Humanize Black Voices offers a platform for discussion on racial biases



John Mande shared some of his experiences with institutional racism and police brutality at the Humanize Black Voices event on June 20.

Local activists convened on Cypress Field at 5 p.m. on June 20 to discuss the racial biases and tensions regarding African-Americans. The event featured poems, speeches and discussions surrounding systemic racism and personal encounters with racial injustice.

To open the event Brookline resident Chiuba Obele, who recently sued the Brookline Police Department for racial discrimination, discussed how black culture has always taken on an important role in advocacy and change within the United States.

“Black history is the story of a dream, a story of resistance and a story of power,” Obele said. “There are many examples in history of African Americans turning plantations, prison yards and urban ghettos into a platform for expression.”

Obele sued the Brookline Police Department after an officer accused him of dating a Brookline resident in order to steal her money. In the lawsuit, he mentioned someone filing a false report saying he was misusing his girlfriend’s finances and another saying Obele abused them.

Next to speak was Dr. Chinweike Ukomadu, Associate Physician for Brigham and Women’s Hospital, who described his regrets in not confronting racial issues in the workplace.

“In my field of medicine, there are usually no other black people at work. I have made a colossal mistake when I have not spoken about race,” Ukomadu said. “Now, I will speak up and talk with everyone about the racism here because I have two teenage children and I do not want a simple traffic stop to potentially be fatal.”

Following Okomadu’s speech, junior Lexi Danesco, who has helped organize numerous vigils and peaceful protests in Brookline and elsewhere, described how exhausted she and many others are regarding racial discrimination in the United States.

“As we inch further away from the murder of George Floyd, I notice many people say they are tired of the constant Instagram posts, vigils being held, protests and demands for justice, and I am tired too,” Danesco said. “I am tired we have to have this conversation in 2020 and that we cannot even agree that black lives matter.”

The next speaker was Sophomore Josue Anselme, who shared his experiences with casual racism in the Brookline Public Schools (BPS) at a young age.

“When my dad and I walked into the classroom and sat down with the rest of my white classmates, two of them immediately sat somewhere else,” Anselme said. “That was me, at just six years old, knowing people treated me differently based on the color of my skin.”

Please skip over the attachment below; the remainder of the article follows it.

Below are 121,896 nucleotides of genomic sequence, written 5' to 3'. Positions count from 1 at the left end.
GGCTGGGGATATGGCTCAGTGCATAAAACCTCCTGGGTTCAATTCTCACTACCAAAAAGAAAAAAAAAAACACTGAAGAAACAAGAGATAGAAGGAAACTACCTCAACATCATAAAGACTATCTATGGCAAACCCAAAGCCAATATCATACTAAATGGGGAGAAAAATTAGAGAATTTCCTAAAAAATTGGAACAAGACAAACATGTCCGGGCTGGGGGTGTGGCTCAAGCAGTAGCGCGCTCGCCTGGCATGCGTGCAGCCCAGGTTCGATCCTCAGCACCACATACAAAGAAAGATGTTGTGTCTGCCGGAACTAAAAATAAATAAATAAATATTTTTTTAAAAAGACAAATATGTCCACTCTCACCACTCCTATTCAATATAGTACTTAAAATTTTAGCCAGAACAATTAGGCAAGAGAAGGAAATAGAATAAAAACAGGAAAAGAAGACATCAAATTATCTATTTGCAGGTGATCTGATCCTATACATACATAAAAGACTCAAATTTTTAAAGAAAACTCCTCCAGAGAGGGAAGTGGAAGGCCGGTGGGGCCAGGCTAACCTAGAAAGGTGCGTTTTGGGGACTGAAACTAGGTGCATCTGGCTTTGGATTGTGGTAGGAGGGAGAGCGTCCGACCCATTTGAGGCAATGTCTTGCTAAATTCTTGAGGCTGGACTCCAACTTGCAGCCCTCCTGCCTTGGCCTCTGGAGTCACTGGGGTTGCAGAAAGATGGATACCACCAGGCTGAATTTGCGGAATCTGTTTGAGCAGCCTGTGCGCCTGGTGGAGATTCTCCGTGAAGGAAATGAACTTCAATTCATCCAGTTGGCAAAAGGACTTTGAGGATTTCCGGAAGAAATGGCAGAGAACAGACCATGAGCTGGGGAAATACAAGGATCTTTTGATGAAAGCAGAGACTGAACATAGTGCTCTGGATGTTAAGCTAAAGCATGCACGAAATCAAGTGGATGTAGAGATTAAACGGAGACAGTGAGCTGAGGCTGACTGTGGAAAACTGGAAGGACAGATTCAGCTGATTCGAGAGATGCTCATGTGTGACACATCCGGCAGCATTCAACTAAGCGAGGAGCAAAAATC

Anselme described the constant racist remarks made by his classmates in later grades as well as the misperception of people who do not believe in the Black Lives Matter movement.

“Everyone that does not believe in the Black Lives Matter movement are forgetting many important things. They are forgetting the lynching, police brutality, slavery, Civil Rights Movement and systemic segregation that have spanned years,” Anselme said.

Anselme then described how his parents pressured him to cooperate with police officers because of the potential consequences of showing any retaliation as a African American boy.

“My dad did not want me to end up like Tamir Rice, because I was his age at the time, so like many black children, my parents told me how to always listen to the police and never aggravate them in any way, even if they are doing something that clearly violates your rights,” Anselme said.

Following this, METCO coordinator Malcolm Cawthorne expressed his experiences with racism in the Brookline community.

“I only had two black teachers throughout all of my Brookline High School career,” Cawthorne said. “I immediately noticed racial overtones in our football department, even though it is the most racially diverse sport at the school. At the time, I was the only black student on the baseball team for three consecutive seasons, which made me want to move away from Brookline.”

To conclude the discussion at the event, Junior Lydia Richardson spoke of her father, who is a police officer in Natick. She discussed how he has experienced racist behaviors within his department, but will continue to oppose racial discrimination.

“My dad is the only black police officer in the Natick Police Department and has received awards like Police Officer of the Year. When he first joined, an officer spray painted ‘kill this n-word cop’ on one of the buildings near his house,” Richardson said. “Our family has not let racism change or demoralize us, and we will continue to combat it.”